IBM's Watson computer has been designed to play the TV game Jeopardy, and wins quite often. The NYTIMES has a feature article by Clive Thompson on Watson whose title plays on the answer to a Jeopardy question, What Is I.B.M.'s Watson?. While computers like Watson represent a dramatic step forward in the development of Turing Level computing they have clear limitations and can be problematic if used inappropriately.
Watson can answer only questions asking for an objectively knowable fact. It cannot produce an answer that requires judgment. It cannot offer a new, unique answer to questions like “What’s the best high-tech company to invest in?” or “When will there be peace in the Middle East?” All it will do is look for source material in its database that appears to have addressed those issues and then collate and compose a string of text that seems to be a statistically likely answer. Neither Watson nor Wolfram Alpha, in other words, comes close to replicating human wisdom.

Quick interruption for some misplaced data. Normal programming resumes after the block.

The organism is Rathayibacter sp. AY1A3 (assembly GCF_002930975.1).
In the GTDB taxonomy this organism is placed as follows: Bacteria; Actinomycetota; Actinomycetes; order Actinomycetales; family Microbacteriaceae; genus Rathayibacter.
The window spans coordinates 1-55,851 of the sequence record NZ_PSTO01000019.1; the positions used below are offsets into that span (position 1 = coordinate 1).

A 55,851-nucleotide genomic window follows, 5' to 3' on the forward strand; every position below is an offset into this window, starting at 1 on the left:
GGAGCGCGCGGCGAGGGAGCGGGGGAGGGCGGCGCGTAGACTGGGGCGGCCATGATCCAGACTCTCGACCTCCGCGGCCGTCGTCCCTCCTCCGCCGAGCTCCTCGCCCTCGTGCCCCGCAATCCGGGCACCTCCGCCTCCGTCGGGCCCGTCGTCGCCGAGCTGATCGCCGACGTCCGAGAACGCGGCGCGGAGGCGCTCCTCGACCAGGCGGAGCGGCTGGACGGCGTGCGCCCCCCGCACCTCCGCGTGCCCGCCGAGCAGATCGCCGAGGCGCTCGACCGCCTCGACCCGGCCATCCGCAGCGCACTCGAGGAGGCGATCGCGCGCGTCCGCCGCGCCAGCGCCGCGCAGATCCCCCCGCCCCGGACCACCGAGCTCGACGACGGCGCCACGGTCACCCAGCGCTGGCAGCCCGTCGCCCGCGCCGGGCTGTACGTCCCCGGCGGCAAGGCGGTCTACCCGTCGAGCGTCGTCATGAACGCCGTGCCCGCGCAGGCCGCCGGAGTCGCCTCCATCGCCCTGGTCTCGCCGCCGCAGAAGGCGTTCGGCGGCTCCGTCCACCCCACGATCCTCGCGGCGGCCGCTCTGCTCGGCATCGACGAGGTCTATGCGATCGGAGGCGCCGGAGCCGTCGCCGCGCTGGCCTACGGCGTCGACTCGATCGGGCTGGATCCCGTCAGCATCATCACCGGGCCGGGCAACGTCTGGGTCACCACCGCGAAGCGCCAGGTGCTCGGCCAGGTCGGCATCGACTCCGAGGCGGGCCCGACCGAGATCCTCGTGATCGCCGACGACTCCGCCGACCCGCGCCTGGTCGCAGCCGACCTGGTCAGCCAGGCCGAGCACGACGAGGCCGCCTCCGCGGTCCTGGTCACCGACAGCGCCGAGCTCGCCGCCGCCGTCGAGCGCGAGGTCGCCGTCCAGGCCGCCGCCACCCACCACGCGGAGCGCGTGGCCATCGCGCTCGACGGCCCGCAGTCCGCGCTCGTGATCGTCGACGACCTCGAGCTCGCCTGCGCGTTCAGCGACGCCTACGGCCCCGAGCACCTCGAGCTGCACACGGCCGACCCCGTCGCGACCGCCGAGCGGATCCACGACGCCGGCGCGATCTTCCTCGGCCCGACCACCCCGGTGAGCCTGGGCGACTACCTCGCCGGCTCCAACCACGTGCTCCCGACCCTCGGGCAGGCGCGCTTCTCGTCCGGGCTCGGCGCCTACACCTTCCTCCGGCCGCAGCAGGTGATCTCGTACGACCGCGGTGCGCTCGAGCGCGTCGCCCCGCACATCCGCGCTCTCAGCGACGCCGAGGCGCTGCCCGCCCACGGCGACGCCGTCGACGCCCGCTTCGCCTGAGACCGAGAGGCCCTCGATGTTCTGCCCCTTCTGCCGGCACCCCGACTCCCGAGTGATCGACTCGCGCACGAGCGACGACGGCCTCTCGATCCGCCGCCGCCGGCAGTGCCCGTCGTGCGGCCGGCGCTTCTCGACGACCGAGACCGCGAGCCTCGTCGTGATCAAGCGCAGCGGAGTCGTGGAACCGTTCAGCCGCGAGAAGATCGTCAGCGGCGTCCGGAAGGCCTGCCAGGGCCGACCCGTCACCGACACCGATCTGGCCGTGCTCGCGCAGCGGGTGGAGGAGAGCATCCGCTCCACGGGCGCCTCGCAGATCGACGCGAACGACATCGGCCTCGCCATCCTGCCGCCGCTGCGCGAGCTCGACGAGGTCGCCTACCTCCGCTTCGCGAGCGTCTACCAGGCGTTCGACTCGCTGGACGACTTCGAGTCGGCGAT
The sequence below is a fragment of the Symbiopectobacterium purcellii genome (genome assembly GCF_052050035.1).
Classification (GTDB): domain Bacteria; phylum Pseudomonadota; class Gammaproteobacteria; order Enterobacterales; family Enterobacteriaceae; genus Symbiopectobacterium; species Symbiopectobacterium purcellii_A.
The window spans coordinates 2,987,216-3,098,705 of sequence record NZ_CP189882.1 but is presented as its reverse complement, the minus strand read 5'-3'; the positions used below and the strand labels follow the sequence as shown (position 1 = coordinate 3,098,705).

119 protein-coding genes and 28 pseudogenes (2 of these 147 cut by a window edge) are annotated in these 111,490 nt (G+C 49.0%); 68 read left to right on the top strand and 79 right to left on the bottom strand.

CULTURALLY, OF COURSE, advances like Watson are bound to provoke nervous concerns too. High-tech critics have begun to wonder about the wisdom of relying on artificial-intelligence systems in the face of complex reality. Many Wall Street firms, for example, now rely on “millisecond trading” computers, which detect deviations in prices and order trades far faster than humans ever could; but these are now regarded as a possible culprit in the seemingly irrational hourlong stock-market plunge of the spring. Would doctors in an E.R. feel comfortable taking action based on a split-second factual answer from a Watson M.D.?